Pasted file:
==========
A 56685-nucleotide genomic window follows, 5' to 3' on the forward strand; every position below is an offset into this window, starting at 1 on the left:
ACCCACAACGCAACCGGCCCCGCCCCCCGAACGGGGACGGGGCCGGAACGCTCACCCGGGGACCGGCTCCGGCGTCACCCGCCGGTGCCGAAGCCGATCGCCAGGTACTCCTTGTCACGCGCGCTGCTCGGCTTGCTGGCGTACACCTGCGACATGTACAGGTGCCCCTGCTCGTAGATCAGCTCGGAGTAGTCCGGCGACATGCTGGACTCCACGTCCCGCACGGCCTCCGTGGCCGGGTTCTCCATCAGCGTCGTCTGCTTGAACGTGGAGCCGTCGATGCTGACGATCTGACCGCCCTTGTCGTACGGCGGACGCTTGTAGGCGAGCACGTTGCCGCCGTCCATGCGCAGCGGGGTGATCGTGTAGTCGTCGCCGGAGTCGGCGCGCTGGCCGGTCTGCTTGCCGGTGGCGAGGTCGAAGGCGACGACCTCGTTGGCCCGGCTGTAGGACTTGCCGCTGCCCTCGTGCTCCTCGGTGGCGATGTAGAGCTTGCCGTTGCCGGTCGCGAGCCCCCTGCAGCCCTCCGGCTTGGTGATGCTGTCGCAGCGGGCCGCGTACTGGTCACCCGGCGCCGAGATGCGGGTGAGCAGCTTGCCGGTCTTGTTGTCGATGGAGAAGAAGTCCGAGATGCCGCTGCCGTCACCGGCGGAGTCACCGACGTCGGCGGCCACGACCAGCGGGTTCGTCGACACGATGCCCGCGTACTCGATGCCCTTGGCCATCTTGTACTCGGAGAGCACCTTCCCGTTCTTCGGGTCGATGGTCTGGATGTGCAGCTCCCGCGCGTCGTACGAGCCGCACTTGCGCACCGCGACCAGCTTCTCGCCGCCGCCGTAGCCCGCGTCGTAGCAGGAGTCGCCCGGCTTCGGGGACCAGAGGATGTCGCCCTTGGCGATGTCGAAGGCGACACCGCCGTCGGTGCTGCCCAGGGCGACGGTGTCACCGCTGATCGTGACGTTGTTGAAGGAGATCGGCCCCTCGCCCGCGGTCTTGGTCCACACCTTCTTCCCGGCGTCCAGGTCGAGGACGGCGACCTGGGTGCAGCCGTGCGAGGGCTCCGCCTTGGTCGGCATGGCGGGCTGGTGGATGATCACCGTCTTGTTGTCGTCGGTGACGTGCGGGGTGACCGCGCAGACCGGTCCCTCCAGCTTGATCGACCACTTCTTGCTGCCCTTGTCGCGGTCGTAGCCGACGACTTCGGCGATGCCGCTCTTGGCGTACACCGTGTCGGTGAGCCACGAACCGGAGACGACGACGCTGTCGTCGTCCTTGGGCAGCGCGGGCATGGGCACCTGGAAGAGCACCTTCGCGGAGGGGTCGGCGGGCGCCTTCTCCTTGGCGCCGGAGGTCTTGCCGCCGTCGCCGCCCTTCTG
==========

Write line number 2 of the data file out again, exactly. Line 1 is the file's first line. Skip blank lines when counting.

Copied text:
ACCCACAACGCAACCGGCCCCGCCCCCCGAACGGGGACGGGGCCGGAACGCTCACCCGGGGACCGGCTCCGGCGTCACCCGCCGGTGCCGAAGCCGATCGCCAGGTACTCCTTGTCACGCGCGCTGCTCGGCTTGCTGGCGTACACCTGCGACATGTACAGGTGCCCCTGCTCGTAGATCAGCTCGGAGTAGTCCGGCGACATGCTGGACTCCACGTCCCGCACGGCCTCCGTGGCCGGGTTCTCCATCAGCGTCGTCTGCTTGAACGTGGAGCCGTCGATGCTGACGATCTGACCGCCCTTGTCGTACGGCGGACGCTTGTAGGCGAGCACGTTGCCGCCGTCCATGCGCAGCGGGGTGATCGTGTAGTCGTCGCCGGAGTCGGCGCGCTGGCCGGTCTGCTTGCCGGTGGCGAGGTCGAAGGCGACGACCTCGTTGGCCCGGCTGTAGGACTTGCCGCTGCCCTCGTGCTCCTCGGTGGCGATGTAGAGCTTGCCGTTGCCGGTCGCGAGCCCCCTGCAGCCCTCCGGCTTGGTGATGCTGTCGCAGCGGGCCGCGTACTGGTCACCCGGCGCCGAGATGCGGGTGAGCAGCTTGCCGGTCTTGTTGTCGATGGAGAAGAAGTCCGAGATGCCGCTGCCGTCACCGGCGGAGTCACCGACGTCGGCGGCCACGACCAGCGGGTTCGTCGACACGATGCCCGCGTACTCGATGCCCTTGGCCATCTTGTACTCGGAGAGCACCTTCCCGTTCTTCGGGTCGATGGTCTGGATGTGCAGCTCCCGCGCGTCGTACGAGCCGCACTTGCGCACCGCGACCAGCTTCTCGCCGCCGCCGTAGCCCGCGTCGTAGCAGGAGTCGCCCGGCTTCGGGGACCAGAGGATGTCGCCCTTGGCGATGTCGAAGGCGACACCGCCGTCGGTGCTGCCCAGGGCGACGGTGTCACCGCTGATCGTGACGTTGTTGAAGGAGATCGGCCCCTCGCCCGCGGTCTTGGTCCACACCTTCTTCCCGGCGTCCAGGTCGAGGACGGCGACCTGGGTGCAGCCGTGCGAGGGCTCCGCCTTGGTCGGCATGGCGGGCTGGTGGATGATCACCGTCTTGTTGTCGTCGGTGACGTGCGGGGTGACCGCGCAGACCGGTCCCTCCAGCTTGATCGACCACTTCTTGCTGCCCTTGTCGCGGTCGTAGCCGACGACTTCGGCGATGCCGCTCTTGGCGTACACCGTGTCGGTGAGCCACGAACCGGAGACGACGACGCTGTCGTCGTCCTTGGGCAGCGCGGGCATGGGCACCTGGAAGAGCACCTTCGCGGAGGGGTCGGCGGGCGCCTTCTCCTTGGCGCCGGAGGTCTTGCCGCCGTCGCCGCCCTTCTG